This by definition is a PTO system but manufacturers rarely if even use PTO to refer to any part on these machines. Odd.

They call a lever or Button switch a PTO often with no mention of PTO switch or engagement lever or switch. They never call the cable that pulls clutch tight or moves idler to tighten belt a PTO cable but riders do. Again odd.

Is not the system of the belt, shaft, idler etc the PTO and not just the thing that engages it??

Not like a manufacturer doing something makes it right or correct but sometimes they do ,maybe by accident, get it technically correct.

Just observations. It is not consistent.

And that walk behind section....It's there but few people end up there posting. I see all new posts and not many pop up.
Today was one about a JS John Deere with running speed issue. I was happy!
My preferences are as I started out. I don't like the word PTO being used for a deck engagement unless it being driven out the front, rear, or side of a machine I don't like the work tractor use for a residential grass cutting machine that is sold in a department store for under 2500--lots under 1500.

My wife doesn't like the word moist although a great cake is very moist and by definition the word is 100% correct whether she likes it or not.

I will call the next thing in front of her that has high water content "tractor"
"These brownies are really tractor" Then I will get to rant all about our discussion here.
Oh....goood times.

"Pastor Buddy OUT!"
 

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The peeve isn't such a big deal - and I agree in general, but not as it relates to this site's name. All manner of mowers and tractors are discussed here, all the way from the tiny grass-cut only machines to those that are as big as a small house.

Probably not the place to get into that discussion in this thread though...
 

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I also hate the word PTO. Or I guess that's really an abbreviation. There is no power takeoff on a riding lawn mower at least very very very few. This is a tractor term that gets carried over and should have got been gotten rid of a long time ago. Certainly you can say you take power off of the engine for the pulley but duh, if it wasn't for that you'd be sitting there with it humming and not even moving.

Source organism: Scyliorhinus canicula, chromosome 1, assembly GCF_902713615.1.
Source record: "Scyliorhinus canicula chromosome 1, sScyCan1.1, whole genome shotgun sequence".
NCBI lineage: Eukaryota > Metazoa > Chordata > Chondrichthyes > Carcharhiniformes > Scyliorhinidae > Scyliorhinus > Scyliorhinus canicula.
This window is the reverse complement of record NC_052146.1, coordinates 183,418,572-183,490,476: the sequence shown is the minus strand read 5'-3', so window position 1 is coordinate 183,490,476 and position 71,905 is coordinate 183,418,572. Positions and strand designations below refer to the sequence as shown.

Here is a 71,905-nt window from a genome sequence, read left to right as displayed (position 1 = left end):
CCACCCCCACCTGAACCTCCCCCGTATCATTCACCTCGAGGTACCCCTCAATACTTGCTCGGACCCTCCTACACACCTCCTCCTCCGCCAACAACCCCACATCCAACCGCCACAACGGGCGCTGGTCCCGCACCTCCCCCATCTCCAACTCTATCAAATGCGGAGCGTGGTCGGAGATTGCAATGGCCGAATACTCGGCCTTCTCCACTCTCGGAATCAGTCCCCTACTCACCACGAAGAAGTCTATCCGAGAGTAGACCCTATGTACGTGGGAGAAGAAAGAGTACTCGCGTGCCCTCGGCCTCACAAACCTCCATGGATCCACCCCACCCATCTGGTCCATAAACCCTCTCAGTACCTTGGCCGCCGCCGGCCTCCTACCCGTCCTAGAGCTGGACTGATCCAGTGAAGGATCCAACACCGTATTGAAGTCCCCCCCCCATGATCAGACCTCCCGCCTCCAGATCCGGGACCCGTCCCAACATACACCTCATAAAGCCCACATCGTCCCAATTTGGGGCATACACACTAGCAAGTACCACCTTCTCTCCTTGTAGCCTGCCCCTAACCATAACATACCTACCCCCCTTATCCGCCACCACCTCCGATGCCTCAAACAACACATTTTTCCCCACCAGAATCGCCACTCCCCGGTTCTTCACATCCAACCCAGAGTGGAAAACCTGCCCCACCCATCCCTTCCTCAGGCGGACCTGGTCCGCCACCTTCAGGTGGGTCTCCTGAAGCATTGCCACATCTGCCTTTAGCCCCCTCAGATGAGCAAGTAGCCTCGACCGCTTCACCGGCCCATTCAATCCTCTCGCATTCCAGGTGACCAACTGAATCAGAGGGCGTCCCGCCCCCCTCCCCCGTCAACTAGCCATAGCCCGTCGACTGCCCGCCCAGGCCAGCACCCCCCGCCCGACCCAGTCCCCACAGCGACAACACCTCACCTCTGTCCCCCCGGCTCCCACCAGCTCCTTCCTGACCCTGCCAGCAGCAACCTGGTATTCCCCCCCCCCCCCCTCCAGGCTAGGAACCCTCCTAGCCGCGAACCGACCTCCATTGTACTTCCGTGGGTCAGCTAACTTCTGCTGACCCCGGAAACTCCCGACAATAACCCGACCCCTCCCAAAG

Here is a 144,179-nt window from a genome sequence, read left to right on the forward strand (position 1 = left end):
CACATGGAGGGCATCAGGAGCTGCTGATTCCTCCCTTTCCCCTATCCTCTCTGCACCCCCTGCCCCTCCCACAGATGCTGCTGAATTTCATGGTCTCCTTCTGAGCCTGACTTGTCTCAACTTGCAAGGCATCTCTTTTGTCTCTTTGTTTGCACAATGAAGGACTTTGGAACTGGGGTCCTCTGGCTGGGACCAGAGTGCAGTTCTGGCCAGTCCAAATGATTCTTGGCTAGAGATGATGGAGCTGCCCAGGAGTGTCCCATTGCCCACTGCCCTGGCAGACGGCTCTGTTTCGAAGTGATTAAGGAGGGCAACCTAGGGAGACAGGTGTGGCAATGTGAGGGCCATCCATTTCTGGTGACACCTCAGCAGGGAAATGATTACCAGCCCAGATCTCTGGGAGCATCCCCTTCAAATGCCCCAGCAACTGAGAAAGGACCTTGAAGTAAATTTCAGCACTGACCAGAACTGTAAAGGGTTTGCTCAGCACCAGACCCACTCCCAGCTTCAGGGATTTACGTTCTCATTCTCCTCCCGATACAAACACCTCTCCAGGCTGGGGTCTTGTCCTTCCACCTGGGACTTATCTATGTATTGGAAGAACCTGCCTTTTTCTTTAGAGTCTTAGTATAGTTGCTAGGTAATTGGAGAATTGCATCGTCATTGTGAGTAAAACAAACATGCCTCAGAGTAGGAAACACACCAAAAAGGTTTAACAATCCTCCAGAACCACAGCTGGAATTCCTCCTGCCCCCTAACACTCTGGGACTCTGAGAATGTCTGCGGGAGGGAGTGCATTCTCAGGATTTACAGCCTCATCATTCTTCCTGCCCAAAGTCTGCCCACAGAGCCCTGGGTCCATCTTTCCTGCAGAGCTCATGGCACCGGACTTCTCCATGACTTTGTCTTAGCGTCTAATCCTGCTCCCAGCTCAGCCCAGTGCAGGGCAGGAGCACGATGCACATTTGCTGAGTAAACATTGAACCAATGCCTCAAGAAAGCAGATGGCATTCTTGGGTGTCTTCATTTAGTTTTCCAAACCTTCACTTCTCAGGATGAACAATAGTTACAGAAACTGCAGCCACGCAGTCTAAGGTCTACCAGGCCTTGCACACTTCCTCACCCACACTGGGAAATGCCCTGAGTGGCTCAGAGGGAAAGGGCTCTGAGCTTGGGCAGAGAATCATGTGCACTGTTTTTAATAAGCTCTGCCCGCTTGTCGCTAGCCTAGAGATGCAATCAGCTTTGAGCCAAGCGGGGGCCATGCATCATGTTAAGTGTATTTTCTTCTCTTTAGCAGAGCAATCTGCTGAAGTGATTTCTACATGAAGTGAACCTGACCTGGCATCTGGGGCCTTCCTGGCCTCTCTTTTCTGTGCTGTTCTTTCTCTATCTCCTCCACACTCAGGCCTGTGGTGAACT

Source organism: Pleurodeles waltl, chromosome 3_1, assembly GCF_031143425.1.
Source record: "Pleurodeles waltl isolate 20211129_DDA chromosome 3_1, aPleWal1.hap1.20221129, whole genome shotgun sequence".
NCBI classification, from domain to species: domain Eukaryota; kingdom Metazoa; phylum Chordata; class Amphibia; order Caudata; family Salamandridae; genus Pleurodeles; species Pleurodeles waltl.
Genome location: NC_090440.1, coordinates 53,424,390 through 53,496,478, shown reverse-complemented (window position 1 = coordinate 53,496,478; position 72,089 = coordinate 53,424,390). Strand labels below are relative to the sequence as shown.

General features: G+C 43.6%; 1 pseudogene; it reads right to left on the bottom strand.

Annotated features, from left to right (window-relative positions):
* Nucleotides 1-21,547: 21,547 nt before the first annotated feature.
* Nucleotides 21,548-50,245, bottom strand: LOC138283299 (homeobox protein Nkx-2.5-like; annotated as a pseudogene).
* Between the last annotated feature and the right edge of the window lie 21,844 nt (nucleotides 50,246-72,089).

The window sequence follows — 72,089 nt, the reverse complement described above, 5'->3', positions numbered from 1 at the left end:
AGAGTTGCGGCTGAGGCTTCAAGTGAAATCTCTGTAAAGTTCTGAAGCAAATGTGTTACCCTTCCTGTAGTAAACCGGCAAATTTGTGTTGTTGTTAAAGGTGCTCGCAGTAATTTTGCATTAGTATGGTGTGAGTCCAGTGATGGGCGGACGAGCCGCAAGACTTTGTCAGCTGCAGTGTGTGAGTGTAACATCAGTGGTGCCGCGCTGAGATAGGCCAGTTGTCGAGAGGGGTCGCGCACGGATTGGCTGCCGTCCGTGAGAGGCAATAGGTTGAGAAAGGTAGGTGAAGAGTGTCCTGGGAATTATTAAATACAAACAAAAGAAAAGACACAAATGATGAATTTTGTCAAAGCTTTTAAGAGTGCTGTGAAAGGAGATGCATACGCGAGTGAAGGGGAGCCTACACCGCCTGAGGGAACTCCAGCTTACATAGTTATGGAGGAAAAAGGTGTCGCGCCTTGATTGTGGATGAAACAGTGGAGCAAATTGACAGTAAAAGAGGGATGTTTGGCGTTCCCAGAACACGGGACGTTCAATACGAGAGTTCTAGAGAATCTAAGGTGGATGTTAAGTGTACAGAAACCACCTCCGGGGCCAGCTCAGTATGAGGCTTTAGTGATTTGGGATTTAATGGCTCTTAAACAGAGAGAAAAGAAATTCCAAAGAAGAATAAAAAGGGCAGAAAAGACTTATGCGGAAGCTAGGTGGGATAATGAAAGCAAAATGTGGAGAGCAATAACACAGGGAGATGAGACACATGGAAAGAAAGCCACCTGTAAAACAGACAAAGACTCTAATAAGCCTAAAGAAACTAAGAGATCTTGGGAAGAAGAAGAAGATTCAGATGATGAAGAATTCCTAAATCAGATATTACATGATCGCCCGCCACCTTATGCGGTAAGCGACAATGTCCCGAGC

That is so very wrong on so many levels.

You say "The pulley". That in itself is wrong. Most lawn an garden tractors these days have at least two pulleys on the crankshaft. The first one is always powered and drives the belt going to the transmission.

The second pulley is usually controlled by a clutch of some sort, usually electrically these days, and provides the power for implements, usually the mower deck, but it can also be used to power a snow blower or a roto-tiller or other things. The ability to turn on and off the power to implements is the very definition of a Power Take Off (PTO). And if you look at the parts drawings from most lawn and garden tractor manufacturers, the pulley that can be switched on and off is called the PTO pulley.

The term PTO is not specific to farm tractors. Ask any dump truck driver what powers the hydraulic pump that provides the power to raise and lower the dump bed of his truck and he will say "a PTO".
 

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That is so very wrong on so many levels.

You say "The pulley". That in itself is wrong. Most lawn an garden tractors these days have at least two pulleys on the crankshaft. The first one is always powered and drives the belt going to the transmission.

The second pulley is usually controlled by a clutch of some sort, usually electrically these days, and provides the power for implements, usually the mower deck, but it can also be used to power a snow blower or a roto-tiller or other things. The ability to turn on and off the power to implements is the very definition of a Power Take Off (PTO). And if you look at the parts drawings from most lawn and garden tractor manufacturers, the pulley that can be switched on and off is called the PTO pulley.

The term PTO is not specific to farm tractors. Ask any dump truck driver what powers the hydraulic pump that provides the power to raise and lower the dump bed of his truck and he will say "a PTO".
I covered this is a follow up post.
By DEFINITION....yes. It is all correct. I even gave example that a PTO could be for a belt that spans a saw on an engine mounted to table 10 ft away.